Attorneys who filed the bail lawsuit sent Rosenthal a letter on January 17 arguing that testimony and records submitted to the judicial conduct commission raise the prospect that county officials made “possible misrepresentations” in federal court last year.
That’s because, at their disciplinary hearings last month, the magistrates claimed their actions were guided by the wishes of elected misdemeanor court judges. As Hagstette told the commission, “We’re not pulling the strings.”
That appears to conflict with what Harris County’s misdemeanor judges told Rosenthal in federal court last year, when they swore in filings and testimony to the court that magistrates operated with full independence — and weren’t, say, following any explicit or implied preferences of the judges in order to keep a job that, at last check, carries a starting salary of $131,518.
The discrepancy prompted a crowded and tense hearing in Rosenthal’s court last Tuesday. Rosenthal had ordered all of the county’s misdemeanor court judges and magistrates to attend, a virtually unheard-of move. She began by expressing her growing concern over a “lack of transparency” in the case. Lawyers for the judges and magistrates insisted that testimony and records from the disciplinary hearings have simply been taken out of context. Attorney Kate David, who represents the magistrates, called it “an interpretation issue.”
Still, Rosenthal ordered the county to give the other side everything from those proceedings and didn’t rule out compelling additional written or oral testimony on any past bail instructions from the misdemeanor court judges. Rosenthal told the judges seated in her courtroom she demanded their appearance not to scold them, but rather to stress how serious she is about the case and its “impact on so many people’s lives.”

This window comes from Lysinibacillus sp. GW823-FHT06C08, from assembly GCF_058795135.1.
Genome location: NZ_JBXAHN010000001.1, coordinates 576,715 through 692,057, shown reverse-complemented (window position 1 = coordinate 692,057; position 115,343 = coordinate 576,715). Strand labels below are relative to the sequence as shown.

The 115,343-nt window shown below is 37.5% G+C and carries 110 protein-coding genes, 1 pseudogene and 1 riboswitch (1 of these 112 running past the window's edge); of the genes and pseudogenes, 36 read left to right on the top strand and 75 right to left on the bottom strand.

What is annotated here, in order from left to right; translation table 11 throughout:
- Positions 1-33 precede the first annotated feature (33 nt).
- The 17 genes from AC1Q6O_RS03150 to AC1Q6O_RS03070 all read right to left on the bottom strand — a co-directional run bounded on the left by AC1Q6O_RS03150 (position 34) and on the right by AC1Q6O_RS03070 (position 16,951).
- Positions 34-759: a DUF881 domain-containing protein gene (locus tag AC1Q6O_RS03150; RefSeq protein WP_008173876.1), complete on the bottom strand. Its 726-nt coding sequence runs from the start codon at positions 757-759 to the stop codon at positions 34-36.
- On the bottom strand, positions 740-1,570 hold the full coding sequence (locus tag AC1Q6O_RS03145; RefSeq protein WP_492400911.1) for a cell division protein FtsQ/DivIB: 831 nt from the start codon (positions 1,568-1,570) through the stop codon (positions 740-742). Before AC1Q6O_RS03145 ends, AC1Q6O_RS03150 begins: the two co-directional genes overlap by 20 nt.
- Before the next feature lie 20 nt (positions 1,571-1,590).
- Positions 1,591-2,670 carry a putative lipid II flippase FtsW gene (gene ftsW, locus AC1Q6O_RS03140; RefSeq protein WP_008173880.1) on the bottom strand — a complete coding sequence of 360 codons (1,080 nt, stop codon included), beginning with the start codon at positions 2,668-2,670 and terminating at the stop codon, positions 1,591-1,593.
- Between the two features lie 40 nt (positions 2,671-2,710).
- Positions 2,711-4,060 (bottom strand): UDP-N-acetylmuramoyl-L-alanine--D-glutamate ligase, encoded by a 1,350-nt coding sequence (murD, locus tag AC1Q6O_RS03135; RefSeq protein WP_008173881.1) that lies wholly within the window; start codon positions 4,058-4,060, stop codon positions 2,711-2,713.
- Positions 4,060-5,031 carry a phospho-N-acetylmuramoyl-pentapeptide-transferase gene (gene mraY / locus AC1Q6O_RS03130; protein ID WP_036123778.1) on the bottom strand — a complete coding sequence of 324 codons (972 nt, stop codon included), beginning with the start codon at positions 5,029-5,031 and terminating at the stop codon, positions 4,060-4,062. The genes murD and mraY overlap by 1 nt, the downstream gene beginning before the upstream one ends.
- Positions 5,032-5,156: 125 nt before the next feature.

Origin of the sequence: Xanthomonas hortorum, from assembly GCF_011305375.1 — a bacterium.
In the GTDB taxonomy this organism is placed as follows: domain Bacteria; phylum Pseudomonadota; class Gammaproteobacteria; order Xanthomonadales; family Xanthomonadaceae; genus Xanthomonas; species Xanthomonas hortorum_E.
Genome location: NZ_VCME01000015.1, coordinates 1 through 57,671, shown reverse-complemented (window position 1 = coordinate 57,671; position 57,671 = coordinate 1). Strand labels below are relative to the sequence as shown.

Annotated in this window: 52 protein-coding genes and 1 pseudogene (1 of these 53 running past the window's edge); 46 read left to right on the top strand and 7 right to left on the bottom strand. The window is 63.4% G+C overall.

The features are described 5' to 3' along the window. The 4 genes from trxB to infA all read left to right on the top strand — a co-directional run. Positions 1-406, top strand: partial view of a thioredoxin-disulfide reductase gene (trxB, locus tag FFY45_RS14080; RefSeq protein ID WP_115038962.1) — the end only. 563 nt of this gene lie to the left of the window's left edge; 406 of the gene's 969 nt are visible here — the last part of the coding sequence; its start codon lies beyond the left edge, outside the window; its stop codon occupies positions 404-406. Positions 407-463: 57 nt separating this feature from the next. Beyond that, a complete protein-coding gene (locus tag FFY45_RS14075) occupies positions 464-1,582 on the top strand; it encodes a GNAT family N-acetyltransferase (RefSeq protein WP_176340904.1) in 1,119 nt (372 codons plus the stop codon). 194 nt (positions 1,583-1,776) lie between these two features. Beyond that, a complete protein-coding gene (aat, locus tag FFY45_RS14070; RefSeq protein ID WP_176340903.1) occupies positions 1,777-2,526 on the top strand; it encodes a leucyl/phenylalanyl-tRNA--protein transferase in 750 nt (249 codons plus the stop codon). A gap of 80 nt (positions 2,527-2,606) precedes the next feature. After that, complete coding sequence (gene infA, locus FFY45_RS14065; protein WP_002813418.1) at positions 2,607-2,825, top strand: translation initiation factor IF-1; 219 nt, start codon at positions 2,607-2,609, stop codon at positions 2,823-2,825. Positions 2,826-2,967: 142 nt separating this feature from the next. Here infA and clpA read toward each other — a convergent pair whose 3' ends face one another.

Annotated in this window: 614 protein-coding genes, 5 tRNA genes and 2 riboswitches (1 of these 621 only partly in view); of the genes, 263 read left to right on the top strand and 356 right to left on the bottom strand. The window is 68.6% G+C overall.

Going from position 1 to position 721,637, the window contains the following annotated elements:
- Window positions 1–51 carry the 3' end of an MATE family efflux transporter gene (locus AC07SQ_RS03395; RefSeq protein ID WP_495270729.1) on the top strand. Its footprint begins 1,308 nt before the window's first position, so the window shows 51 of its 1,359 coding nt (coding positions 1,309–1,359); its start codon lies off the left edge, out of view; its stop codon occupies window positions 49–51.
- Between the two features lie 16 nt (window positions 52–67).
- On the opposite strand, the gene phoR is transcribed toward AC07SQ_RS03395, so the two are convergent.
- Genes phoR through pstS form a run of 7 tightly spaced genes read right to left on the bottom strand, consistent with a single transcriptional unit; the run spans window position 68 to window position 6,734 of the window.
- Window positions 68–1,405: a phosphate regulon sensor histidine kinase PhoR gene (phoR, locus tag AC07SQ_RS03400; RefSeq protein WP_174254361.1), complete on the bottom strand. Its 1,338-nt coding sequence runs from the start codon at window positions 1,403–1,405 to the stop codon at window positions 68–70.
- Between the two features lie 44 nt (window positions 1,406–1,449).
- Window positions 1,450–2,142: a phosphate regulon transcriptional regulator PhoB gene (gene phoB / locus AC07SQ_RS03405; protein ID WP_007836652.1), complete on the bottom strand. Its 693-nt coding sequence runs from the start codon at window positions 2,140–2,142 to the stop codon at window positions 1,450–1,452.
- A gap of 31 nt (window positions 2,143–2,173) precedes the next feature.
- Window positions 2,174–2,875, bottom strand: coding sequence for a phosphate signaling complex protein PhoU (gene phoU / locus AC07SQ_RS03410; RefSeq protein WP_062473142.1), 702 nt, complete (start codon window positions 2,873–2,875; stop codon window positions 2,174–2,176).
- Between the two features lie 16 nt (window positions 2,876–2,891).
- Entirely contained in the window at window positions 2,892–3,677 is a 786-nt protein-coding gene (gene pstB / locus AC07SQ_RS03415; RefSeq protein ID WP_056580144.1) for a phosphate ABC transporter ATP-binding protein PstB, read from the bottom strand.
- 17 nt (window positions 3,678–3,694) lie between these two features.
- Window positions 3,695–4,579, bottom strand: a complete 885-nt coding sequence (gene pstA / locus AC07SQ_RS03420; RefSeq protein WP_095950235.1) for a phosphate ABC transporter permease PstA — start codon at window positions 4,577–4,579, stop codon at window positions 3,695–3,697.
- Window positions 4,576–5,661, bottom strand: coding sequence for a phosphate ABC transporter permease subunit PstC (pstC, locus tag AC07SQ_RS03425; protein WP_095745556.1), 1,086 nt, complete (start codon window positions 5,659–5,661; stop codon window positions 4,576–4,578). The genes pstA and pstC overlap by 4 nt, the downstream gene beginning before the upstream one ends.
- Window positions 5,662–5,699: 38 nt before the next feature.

The stakes are certainly high. Civil rights groups say Rosenthal’s bail ruling, which is currently on appeal before the federal Fifth Circuit court, could alter bail practices across the country and end assembly line justice for the poor. The reform movement spread last week when the same civil rights groups that challenged Harris County’s bail system filed a similar lawsuit in Dallas County. Last Wednesday, during a panel on criminal justice reform inside Pleasant Hill Baptist Church in Houston’s Fifth Ward, Harris County Commissioner Rodney Ellis compared the Houston case to Brown v. Board of Education in terms of its potential civil rights impact.
“Sandra Bland was arrested and kept in jail because she didn’t have $500,” Ellis told the packed audience. Harris County misdemeanor court Judge Darrell Jordan, the only county judge who supported the bail lawsuit and welcomes court-ordered reforms, chastised officials “who have been in office for 20-plus years who know that they are operating a system that penalizes blacks and browns worse than everybody else.” The panel’s guest of honor, civil rights icon and Georgia Congressman John Lewis, told the crowd, “We need criminal justice reform now more than ever.”